Multiple venues, Sheffield
Words by Stephen Daniels
A few years ago I went to a night at Hope Works as part of Tramlines 2013. The night had Maribou State, Pedestrian, Horse Meat Disco and Koreless among the line-up. Impressed by the wide variety of the night, I had a fantastic time. However, I had no idea of the scale and magnitude of the festival as a whole. No idea that I was only scratching the surface of what it had to offer. When I got the opportunity to discover what the festival was really like I was excited to see an incredible range of artists I’ve been dreaming of seeing for years and eager to find new ones to get into.
We headed down to Ponderosa Park to see Dizzee Rascal, one of the first headliners of the night. The Park was packed; swarms of people were dancing in the sunset. We arrived to flashing lights and pumping beats. His set was full of spectacle, with confetti and fireballs erupting front of stage to Big Dirty Stinking Bass. Dizzee Rascal put on a big show, which the crowd loved, but those of us who wanted to see an old school grime set were disappointed. This was a Dizzee Rascal for a new generation.
However, there was redemption those who ventured onto the O2 Academy to see Novelist. The scale of the Academy is certainly nowhere near that of Ponderosa and with Novelist only officially releasing a handful of tunes, compared to Dizzee. Nevertheless, he brought some hefty old and new grime instrumentals and seriously clever bars, many of which were extended acapella freestyles which highlighted his undeniable skill. Novelist brought so much energy to the room and the crowd were with him all the way (a personal highlight was Novelist asking the crowd to shout “F**K David Cameron”, presumably a follow up to his public support of Jeremy Corbyn and the Labour Party). It was a treat to see two artists who represent grime at completely different points of their career, all in the same evening.
(Novelist - Photo: Ethan Weatherby)
From the Academy we went to a small nightclub called Plug to see Swamp81 veteran Paleman. The venue immersed the crowd into the middle of a type of Neo-Tokyo from the anime Akira. With neon lights illuminating Japanese symbols like shop signs; you could just about imagine you were no longer in Sheffield. Paleman stuck to that Swamp81 sound with a good mix of bass and techno never going all out. Perhaps this was just to warm the crowd up for Zed Bias who followed.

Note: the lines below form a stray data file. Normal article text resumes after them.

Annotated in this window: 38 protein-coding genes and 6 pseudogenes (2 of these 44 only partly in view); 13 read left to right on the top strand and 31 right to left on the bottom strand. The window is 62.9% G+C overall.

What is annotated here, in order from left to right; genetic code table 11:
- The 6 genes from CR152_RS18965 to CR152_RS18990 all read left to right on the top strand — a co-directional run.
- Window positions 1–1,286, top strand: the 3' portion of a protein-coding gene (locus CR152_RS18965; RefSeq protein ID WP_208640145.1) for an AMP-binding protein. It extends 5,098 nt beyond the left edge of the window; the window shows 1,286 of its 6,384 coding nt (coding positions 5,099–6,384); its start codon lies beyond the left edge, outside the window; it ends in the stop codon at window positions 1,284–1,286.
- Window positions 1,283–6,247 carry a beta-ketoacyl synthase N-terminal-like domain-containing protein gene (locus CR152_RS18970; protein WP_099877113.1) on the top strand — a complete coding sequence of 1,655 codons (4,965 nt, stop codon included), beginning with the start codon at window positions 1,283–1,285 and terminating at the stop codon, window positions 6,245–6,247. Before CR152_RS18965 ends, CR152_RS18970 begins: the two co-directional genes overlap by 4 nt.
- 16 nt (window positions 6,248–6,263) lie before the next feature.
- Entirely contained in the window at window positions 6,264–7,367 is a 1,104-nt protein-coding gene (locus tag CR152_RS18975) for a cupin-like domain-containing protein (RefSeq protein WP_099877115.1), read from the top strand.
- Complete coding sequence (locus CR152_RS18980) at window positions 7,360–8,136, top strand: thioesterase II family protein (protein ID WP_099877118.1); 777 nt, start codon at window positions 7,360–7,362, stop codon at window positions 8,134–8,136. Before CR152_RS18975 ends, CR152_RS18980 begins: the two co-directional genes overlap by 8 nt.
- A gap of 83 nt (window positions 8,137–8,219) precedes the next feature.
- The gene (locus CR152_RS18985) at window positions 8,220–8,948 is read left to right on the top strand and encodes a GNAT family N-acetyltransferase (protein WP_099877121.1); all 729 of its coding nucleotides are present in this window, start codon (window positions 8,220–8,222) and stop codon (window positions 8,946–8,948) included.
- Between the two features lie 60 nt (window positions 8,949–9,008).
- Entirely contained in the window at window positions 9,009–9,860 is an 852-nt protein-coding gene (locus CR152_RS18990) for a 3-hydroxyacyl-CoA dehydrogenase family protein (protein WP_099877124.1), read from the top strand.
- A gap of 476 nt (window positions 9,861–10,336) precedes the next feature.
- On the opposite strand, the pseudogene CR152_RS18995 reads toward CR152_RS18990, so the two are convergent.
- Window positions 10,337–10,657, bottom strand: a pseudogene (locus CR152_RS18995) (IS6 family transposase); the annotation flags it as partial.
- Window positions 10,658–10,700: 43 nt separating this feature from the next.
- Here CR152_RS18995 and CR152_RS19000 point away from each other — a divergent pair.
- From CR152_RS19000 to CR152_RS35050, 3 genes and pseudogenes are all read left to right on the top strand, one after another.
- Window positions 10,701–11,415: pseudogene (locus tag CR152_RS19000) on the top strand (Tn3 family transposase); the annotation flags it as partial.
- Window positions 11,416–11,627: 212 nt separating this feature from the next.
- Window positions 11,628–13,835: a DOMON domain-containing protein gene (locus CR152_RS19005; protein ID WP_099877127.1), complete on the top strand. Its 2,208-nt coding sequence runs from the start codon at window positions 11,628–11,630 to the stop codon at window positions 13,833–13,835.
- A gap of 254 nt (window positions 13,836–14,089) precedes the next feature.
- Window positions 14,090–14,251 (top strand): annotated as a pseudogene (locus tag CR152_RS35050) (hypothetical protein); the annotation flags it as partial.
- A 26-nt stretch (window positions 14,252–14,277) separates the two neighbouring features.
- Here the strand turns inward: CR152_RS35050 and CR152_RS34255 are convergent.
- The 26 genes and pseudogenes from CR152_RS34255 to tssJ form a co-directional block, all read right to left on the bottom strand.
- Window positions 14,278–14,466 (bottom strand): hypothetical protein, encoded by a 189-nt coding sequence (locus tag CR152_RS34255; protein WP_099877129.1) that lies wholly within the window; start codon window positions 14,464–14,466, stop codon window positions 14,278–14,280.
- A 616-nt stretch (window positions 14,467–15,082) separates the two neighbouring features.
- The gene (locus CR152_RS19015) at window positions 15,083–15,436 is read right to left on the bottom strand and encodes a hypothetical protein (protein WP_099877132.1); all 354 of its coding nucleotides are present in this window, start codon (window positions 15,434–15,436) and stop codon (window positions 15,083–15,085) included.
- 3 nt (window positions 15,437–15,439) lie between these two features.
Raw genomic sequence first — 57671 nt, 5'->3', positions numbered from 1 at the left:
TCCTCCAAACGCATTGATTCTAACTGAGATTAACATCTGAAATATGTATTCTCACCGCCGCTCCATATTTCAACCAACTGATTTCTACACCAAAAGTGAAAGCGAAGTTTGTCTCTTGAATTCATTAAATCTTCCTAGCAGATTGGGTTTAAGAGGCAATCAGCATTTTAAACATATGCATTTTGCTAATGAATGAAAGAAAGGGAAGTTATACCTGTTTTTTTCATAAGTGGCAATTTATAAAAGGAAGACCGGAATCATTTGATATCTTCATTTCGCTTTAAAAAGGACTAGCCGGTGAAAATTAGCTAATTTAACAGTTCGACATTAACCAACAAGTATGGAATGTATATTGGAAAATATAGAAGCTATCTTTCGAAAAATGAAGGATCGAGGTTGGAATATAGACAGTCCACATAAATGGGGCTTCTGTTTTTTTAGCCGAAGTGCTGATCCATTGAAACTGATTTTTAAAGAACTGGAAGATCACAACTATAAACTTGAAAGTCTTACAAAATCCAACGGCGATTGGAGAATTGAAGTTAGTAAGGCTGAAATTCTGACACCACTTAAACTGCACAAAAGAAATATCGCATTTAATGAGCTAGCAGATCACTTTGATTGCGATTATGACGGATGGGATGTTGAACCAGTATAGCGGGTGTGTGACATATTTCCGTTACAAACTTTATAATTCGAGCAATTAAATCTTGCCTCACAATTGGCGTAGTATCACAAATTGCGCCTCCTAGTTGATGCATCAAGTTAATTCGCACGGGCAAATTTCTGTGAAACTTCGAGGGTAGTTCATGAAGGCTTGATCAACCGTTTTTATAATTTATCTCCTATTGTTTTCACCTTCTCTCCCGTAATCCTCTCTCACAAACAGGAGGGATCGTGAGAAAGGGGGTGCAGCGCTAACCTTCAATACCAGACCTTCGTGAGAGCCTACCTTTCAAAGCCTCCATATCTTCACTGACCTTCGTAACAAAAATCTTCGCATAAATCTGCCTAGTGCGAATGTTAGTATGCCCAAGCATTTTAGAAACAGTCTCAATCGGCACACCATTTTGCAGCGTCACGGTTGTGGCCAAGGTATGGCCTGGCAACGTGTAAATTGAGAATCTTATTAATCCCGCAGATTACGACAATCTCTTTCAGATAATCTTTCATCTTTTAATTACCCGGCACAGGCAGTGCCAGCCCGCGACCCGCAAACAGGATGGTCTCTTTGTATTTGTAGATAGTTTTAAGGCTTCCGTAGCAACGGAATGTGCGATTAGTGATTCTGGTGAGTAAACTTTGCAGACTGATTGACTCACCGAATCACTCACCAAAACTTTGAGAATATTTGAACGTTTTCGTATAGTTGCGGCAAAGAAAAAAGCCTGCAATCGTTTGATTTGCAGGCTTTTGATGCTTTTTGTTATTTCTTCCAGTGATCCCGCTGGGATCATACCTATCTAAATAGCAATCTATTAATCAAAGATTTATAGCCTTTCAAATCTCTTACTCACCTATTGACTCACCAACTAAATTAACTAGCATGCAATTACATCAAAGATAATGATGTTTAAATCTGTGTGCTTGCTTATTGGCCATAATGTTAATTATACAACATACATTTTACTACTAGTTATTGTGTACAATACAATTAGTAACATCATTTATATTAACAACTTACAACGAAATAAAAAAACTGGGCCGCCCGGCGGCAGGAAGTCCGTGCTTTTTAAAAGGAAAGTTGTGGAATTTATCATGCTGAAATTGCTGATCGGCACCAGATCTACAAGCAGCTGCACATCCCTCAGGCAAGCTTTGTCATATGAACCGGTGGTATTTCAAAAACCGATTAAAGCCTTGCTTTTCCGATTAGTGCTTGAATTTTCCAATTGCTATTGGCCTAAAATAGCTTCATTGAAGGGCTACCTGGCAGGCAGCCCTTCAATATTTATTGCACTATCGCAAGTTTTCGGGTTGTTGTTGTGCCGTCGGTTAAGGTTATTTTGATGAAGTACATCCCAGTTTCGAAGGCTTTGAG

Before we had the chance to see him however, we made our way from the murky atmosphere of Plug to Hope Works to see the legendary Robert Hood present Floorplan. When I saw him at Bloc fest a couple years ago it was just him, this time round he brought his daughter Lyric to spin some tunes. Upon arrival, you could sense some high anticipation for what was to come. I was excited, the music was already pumping.
After pushing my way through the crowd as close to the front as I could, Floorplan arrived. With matching boiler suits on they were ready for action. Without any atmospheric build up Hood went in from the start. The crowd got settled in pretty quickly and soon enough Lyric came on. Straight away she dropped the tune of the summer, Tell You No Lie. The crowd went nuts. Even her Dad looked surprised and how effortless she was making it look. She didn’t let up and pulled out some house classics such as The Bomb and Hallelujah Anyway. It was nice to watch the pair keep true to the religious undertones of the Floorplan project. They pair finished off their set with a crowd pleaser that got everyone bouncing, Blue Monday. Soon as that riff came in couldn’t think of another perfect way to end a great night.
(Young Fathers - Photo: Tariq Clark)
The next day we headed back to Ponderosa to see George Clinton and Parliament Funkadelic. Absolutely blown away by his performance in Leeds a couple of months ago I was eager to see him perform again. This time around it was amazing to see such a large number of mums and dads who had brought their children along. Not only did the location allow for thousands of young people to enjoy the music it was a space for even younger people to have fun. In fact I spend the day babysitting. It was a delight seeing kids getting down to S**t Goddam Get off your Ass and Jam. Tramlines really did stick to their mantra of a festival for all.